Selvedge Denim is so in demand because of its instantly recognizable inseam, which most denim enthusiasts proudly show by rolling up their jeans. Styled correctly they look cool and very different to your regular jeans. Its texture is uneven and irregular which also gives the fabric a unique appearance and a luxury handle. It is the variation and imperfections of the weaving process that lend character to the best selvedge denim and what continue to make it so popular.


Selvedge jeans are made to last and are specifically designed to be lived in. The denim fabric is cut from a bound end of a roll, creating a finished edge on a garment without needing any extra sewing, making a ‘self’ ‘edge’ – hence how the word selvedge was formed. The edge of the denim is woven tighter compared to non-selvedge and has a far denser weave preventing it from unraveling, therefore creating an overall more sustainable product.

It has been produced since the mid 1800’s when its primary use was for work wear. Manufacturers wanted to create a hardwearing product and Selvedge denim was the answer. Since then, it has evolved into a trend for the fashion conscious that appreciate high quality and fine craftsmanship. Old-fashioned shuttle looms are used to create selvedge fabrics, which many fabric producers have long abandoned. In the 1950s, due to high demand for jeans, modern machinery replaced these old shuttle looms because they were much faster and more precise. Japan continued to produce using these old shuttle looms and today they are undoubtedly the world leader in selvedge denim production.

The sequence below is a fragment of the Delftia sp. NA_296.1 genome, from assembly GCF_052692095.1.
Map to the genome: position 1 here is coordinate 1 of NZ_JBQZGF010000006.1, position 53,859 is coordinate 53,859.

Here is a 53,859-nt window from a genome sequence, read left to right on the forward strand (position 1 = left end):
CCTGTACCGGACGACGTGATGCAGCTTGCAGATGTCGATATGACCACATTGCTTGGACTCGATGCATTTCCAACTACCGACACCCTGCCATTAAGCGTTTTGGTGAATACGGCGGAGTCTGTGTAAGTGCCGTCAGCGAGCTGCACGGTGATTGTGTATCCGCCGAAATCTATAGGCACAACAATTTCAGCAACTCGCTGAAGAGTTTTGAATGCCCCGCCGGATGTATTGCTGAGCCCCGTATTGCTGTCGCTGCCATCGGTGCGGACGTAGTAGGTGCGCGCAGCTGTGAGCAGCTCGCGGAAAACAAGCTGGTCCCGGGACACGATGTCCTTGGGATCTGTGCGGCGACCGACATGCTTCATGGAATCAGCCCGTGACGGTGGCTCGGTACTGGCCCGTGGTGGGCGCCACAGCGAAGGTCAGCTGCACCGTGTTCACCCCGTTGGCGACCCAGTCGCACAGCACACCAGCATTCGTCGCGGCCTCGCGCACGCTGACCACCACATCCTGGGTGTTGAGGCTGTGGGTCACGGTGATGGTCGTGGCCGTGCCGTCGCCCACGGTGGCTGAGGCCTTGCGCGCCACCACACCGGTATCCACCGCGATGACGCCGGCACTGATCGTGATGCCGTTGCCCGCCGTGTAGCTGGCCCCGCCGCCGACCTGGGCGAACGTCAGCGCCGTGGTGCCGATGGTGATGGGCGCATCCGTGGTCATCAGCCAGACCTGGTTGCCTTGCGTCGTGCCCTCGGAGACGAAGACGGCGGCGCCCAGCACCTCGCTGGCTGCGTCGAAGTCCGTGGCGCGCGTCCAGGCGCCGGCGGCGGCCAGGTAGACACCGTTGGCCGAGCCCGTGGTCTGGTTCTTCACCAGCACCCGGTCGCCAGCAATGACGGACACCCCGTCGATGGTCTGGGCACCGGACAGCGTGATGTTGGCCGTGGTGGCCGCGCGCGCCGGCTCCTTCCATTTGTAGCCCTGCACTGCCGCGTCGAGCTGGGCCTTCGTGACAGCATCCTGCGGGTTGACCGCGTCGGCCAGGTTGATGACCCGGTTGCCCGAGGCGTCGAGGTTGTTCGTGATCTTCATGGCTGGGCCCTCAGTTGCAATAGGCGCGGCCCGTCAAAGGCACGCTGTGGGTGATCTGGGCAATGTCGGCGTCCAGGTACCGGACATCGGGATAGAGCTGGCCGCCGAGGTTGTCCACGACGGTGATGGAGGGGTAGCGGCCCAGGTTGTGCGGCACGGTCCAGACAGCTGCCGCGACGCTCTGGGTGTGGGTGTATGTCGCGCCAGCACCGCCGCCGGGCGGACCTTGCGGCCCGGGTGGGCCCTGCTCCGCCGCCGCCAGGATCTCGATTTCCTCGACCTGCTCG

The cost of selvedge denim is usually significantly more expensive than non-selvedge denim, because of the slower manufacturing process and the quality of the cotton and dyes used by premium producers. Also, when making a pair of selvedge jeans, the roll of fabric produced by these old shuttle looms is a lot thinner than the rolls of non selvedge denim, making the fabric consumption for a pair of selvedge jeans far greater.

One Denim sources its selvedge fabrics from the best denim mills in the world, mainly located in Japan. For more information on our fabric suppliers, please click here.




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